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July 30, 2004 • Vol.26 Issue 31
Page(s) 3 in print issue

Your Windows NT Upgrade Path
When It’s Time To Migrate, Here Are Your Options
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If you're running servers on WinNT, you don't need people to preach at you to upgrade your systems. At the end of the year, Microsoft will discontinue support for NT 4.0, and by now it is likely that you don't need a nudge. Instead, what you really need is a plan.

Now that you've finally made the decision to upgrade, the question is, what path do you need to take to get your systems up-to-date?



Server 2000 vs. 2003

Horror stories abound from the days when shops first started upgrading from NT to Windows Server 2000. The initial difficulties associated with migrating from NT Domains to Active Directory resulted in plenty of foot-dragging.

In this case, procrastination has some definite benefits. With the subsequent release of Windows Server 2003, administrators now have an operating system that includes all of the benefits of Server 2000 minus some of the migration headaches. When it comes to migrating to the new OS, Server 2003 has improved migration tools over 2000. It can also simulate a WinNT domain controller, allowing you to more gradually make the shift to Active Directory.

Last year's launch of Server 2003 unveiled a number of featured improvements over Server 2000. These improvements include improved interoperability between Active Directory and other directory services and better load balancing. There are also more simplified network configuration tools, better support for wireless LANs, and improvements to Active Directory.

Also available is a new Active Directory "lite" mode called ADAM (Active Director in Application Mode). This new feature gives smaller organizations the ability to take advantage of some AD features without worrying about the overall complexities of AD.

Because 2003 is essentially the same as 2000 with better tools, it is a clear no-brainer to skip an intermediary upgrade to 2000 before moving to 2003. After all, the savings are negligible on the software, and you'll save on admin training costs by jumping to the most recent edition immediately.

But the reasons are two-fold. Unfortunately for those who spent years perfecting their 2000 systems, the end for this software is sooner than one might think. Microsoft recently announced that it will kill support for Server 2000 in less than two years.

It is important to note that there is one exception to this scenario. If you've still got some servers chugging along on versions prior to NT 4.0, you will be unable to upgrade directly to Server 2003. Server 2003 family products only support upgrades from NT 4.0 and Server 2000 products.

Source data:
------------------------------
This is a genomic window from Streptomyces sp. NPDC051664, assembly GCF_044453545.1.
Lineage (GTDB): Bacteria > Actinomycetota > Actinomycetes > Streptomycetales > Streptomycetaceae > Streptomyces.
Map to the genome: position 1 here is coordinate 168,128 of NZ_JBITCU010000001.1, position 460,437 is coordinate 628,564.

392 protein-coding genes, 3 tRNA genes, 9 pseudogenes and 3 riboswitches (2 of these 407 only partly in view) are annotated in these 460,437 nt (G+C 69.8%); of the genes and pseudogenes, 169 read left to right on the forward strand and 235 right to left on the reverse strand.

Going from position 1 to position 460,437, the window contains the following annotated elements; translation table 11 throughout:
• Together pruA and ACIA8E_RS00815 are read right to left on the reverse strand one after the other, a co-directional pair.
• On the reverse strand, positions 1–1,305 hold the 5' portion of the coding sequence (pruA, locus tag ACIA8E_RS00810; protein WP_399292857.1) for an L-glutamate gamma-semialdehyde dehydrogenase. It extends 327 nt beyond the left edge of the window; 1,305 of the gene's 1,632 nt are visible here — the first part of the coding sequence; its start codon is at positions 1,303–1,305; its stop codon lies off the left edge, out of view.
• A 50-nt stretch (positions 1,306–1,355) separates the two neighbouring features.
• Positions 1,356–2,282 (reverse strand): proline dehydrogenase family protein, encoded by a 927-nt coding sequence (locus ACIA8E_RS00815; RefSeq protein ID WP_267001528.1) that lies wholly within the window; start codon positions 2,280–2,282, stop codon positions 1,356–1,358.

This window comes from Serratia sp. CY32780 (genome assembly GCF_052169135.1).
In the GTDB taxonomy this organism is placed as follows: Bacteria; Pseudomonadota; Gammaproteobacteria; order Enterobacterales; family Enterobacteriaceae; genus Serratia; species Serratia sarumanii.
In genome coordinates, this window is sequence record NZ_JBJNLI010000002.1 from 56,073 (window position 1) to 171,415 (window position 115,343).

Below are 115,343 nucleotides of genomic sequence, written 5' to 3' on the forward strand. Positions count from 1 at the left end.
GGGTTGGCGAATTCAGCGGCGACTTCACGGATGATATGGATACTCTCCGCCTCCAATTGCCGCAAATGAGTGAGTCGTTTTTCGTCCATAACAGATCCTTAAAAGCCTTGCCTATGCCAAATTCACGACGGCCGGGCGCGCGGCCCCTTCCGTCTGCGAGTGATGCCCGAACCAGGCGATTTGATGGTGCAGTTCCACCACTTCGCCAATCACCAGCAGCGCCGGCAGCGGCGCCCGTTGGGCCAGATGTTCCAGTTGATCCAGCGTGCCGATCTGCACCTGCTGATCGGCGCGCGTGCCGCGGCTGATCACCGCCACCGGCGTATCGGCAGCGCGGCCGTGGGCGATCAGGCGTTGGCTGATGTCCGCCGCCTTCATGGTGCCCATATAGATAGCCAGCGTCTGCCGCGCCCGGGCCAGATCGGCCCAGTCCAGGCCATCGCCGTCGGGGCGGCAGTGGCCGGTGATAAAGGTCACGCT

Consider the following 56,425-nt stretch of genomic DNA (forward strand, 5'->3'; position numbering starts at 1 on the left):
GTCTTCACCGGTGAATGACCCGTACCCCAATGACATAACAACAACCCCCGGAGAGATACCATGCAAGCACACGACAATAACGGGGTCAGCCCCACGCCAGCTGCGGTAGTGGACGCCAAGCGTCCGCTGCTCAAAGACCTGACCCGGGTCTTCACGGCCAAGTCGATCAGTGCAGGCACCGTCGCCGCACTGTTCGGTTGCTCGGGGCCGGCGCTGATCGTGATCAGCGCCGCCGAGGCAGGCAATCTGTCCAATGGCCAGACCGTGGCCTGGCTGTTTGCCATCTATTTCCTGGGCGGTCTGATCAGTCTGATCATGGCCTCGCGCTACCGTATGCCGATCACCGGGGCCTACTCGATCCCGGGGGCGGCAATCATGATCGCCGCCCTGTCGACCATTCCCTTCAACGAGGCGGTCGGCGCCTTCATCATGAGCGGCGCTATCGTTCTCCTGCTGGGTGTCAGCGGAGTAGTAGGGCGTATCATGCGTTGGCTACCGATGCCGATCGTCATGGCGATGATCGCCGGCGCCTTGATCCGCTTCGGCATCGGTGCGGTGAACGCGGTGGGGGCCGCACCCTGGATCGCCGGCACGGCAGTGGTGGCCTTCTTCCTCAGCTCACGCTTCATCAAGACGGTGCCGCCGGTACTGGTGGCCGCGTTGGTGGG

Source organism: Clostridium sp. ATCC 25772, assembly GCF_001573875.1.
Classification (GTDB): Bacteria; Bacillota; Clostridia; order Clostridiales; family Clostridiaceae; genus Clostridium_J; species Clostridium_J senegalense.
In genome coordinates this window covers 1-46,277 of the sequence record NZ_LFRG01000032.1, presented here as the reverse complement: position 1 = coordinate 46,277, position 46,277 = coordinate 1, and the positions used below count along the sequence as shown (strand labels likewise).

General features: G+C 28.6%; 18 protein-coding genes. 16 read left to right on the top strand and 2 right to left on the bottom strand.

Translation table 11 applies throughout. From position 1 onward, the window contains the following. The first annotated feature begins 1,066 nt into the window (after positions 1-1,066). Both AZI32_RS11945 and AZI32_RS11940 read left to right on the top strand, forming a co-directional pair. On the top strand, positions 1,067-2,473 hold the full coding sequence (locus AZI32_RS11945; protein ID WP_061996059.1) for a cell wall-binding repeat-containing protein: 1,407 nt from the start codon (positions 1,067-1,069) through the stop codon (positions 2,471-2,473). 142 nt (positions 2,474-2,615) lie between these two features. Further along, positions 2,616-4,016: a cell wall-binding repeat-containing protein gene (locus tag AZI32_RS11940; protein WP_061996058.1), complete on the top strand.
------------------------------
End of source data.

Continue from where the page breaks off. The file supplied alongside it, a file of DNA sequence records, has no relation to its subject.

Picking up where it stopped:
Which 2003 To Pick


Choosing the path directly to Server 2003 may be an easy decision to make, but from there, things get a little more complicated. The Server 2003 family has a number of products to pick from. Choosing the right application for your shop will be a balancing act between budget and needs.

The four main choices include Server 2003 Standard Edition, Enterprise Edition, Datacenter Edition, and Web Edition. The first two are fairly straightforward upgrades. The Standard edition is just that: It is designed for the typical use of an average business and will act as a good replacement for NT4 Server. The Enterprise Edition is designed for larger deployments and is the recommended replacement for NT4 Server Enterprise Edition.

Windows Server 2003 Datacenter Edition is the replacement for Windows 2000 Data Center Server. It is designed for implementation of mission-critical applications and puts an emphasis on availability and scalability.

The newest Server-line product is Server 2003 Web Edition. This low-cost alternative has a definite price break, but because it is designed specifically for deploying Web services and applications, there are some limitations that should be understood before locking into this choice.

Some of these limitations include a limited number of connections per media type when set up as a VPN server, as well as a lack of support for remote services, printer and fax sharing, or IR devices. Web Server also cannot be installed as part of a Server cluster or be established as a domain cluster. However, it does include the .NET Framework, as well as ASP.NET. It also features the load-balancing features of the 2003 versions.

If you are a part of a small organization with 75 users or fewer, a final option is Windows Small Business Server 2003. With Server 2003 and Exchange Server 2003 wrapped together into a reasonably priced package, this new solution is a dream come true for many small-business owners.

by Ericka Chickowski

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